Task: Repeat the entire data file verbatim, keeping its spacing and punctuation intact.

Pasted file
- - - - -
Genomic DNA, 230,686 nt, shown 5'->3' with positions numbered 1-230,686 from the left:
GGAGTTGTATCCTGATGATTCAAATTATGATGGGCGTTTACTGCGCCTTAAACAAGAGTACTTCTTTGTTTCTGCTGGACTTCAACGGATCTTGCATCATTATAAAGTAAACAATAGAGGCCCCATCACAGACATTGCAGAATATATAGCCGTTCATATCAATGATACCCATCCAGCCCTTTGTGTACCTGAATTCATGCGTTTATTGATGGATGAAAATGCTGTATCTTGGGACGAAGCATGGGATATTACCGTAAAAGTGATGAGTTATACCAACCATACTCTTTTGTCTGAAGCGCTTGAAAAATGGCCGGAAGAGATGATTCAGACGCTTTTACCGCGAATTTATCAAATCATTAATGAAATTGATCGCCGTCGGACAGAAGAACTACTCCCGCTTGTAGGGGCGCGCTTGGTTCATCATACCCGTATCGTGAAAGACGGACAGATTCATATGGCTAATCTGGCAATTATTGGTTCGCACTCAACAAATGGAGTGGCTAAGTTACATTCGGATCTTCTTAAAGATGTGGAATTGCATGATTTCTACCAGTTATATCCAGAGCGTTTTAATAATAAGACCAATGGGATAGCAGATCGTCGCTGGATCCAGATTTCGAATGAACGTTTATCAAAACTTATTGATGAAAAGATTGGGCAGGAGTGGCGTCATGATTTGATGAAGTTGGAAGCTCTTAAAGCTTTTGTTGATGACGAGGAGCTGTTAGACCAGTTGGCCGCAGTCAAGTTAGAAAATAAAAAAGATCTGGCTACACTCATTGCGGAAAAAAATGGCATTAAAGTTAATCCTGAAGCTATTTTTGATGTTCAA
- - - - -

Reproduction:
Genomic DNA, 230,686 nt, shown 5'->3' with positions numbered 1-230,686 from the left:
GGAGTTGTATCCTGATGATTCAAATTATGATGGGCGTTTACTGCGCCTTAAACAAGAGTACTTCTTTGTTTCTGCTGGACTTCAACGGATCTTGCATCATTATAAAGTAAACAATAGAGGCCCCATCACAGACATTGCAGAATATATAGCCGTTCATATCAATGATACCCATCCAGCCCTTTGTGTACCTGAATTCATGCGTTTATTGATGGATGAAAATGCTGTATCTTGGGACGAAGCATGGGATATTACCGTAAAAGTGATGAGTTATACCAACCATACTCTTTTGTCTGAAGCGCTTGAAAAATGGCCGGAAGAGATGATTCAGACGCTTTTACCGCGAATTTATCAAATCATTAATGAAATTGATCGCCGTCGGACAGAAGAACTACTCCCGCTTGTAGGGGCGCGCTTGGTTCATCATACCCGTATCGTGAAAGACGGACAGATTCATATGGCTAATCTGGCAATTATTGGTTCGCACTCAACAAATGGAGTGGCTAAGTTACATTCGGATCTTCTTAAAGATGTGGAATTGCATGATTTCTACCAGTTATATCCAGAGCGTTTTAATAATAAGACCAATGGGATAGCAGATCGTCGCTGGATCCAGATTTCGAATGAACGTTTATCAAAACTTATTGATGAAAAGATTGGGCAGGAGTGGCGTCATGATTTGATGAAGTTGGAAGCTCTTAAAGCTTTTGTTGATGACGAGGAGCTGTTAGACCAGTTGGCCGCAGTCAAGTTAGAAAATAAAAAAGATCTGGCTACACTCATTGCGGAAAAAAATGGCATTAAAGTTAATCCTGAAGCTATTTTTGATGTTCAA